Kenya’s annual inflation stood at 6.06 percent last month after the inclusion of contemporary items such as mobile phone airtime, pay TV subscription and garbage collection charges to the basket used to measure the cost of living.
The Kenya National Bureau of Statistics (KNBS), in the changes to the inflation basket, removed archaic goods and costs such as radio cassettes, kerosene stove and video cassette hire, meaning that a like-for-like comparison with February’s inflation number would be misleading.
Inflation in February stood at 6.37 percent, based on the old basket of goods.
Last month, the key drivers of inflation were energy costs and selected food items, KNBS said.
“Food and non-alcoholic drinks index increased by 0.55 percent between February 2020 and March 2020 while the year-on-year food inflation in March 2020 stood at 11.85 percent. The increase was mainly driven by increase in price of some food items such as mangoes, Irish potatoes, onions and cooking oils,” said KNBS.
Compared to last year, the price of a kilogramme of maize flour and tomatoes rose by 26.2 and 24.5 percent respectively, while the cost of a kilogramme of onions rose by 18.2 percent.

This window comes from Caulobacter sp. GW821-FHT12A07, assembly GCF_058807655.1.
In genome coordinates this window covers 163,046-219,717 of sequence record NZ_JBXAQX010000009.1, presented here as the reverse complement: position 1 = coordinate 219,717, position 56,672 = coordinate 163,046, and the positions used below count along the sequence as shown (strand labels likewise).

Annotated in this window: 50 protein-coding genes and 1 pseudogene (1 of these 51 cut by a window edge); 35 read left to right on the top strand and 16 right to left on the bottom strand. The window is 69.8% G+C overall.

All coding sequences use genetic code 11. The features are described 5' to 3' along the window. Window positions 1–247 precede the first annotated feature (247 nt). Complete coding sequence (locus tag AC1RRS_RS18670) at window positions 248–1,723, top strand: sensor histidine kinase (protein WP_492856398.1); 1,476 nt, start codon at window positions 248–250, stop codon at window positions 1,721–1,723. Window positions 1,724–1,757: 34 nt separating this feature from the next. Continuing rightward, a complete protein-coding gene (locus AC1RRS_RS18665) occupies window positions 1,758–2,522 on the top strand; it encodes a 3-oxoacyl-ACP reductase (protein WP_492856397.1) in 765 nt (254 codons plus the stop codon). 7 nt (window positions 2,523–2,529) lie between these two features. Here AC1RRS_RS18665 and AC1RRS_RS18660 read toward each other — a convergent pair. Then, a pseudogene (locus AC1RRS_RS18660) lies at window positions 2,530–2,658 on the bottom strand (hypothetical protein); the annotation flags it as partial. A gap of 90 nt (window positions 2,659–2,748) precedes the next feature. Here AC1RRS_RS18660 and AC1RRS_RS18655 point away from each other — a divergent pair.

The increase in energy costs was mainly driven by a rise in the price of charcoal by 12.3 percent compared to March 2019, while the price of a litre of petrol rose by 8.54 percent.
The prices of petrol, diesel and kerosene are, however, expected to come down in the next review following a crash in the global price of crude oil, which has halved to $23 a barrel since February.
The March inflation calculation changes by KNBS were meant to present a more accurate picture of the cost of living in the country. The changes include an increase in the number of data collection zones from 25 to 50 and the number of items in the basket from 234 to 330.
Mobile airtime is the single biggest expenditure item in the new basket, followed by city bus matatu fare and rent cost for a single room. Hotel and restaurant food is the fourth most important item, climbing from ninth position in the previous basket, with beef, beer, bread and fresh milk also featuring prominently in the top 10.
In terms of the weighting groups in the consumer price index (CPI), food and non-alcoholic beverages take the top spot at 32.91 percent, followed by housing, water electricity, gas and other fuels at 14.61 percent and transport at 9.65 percent.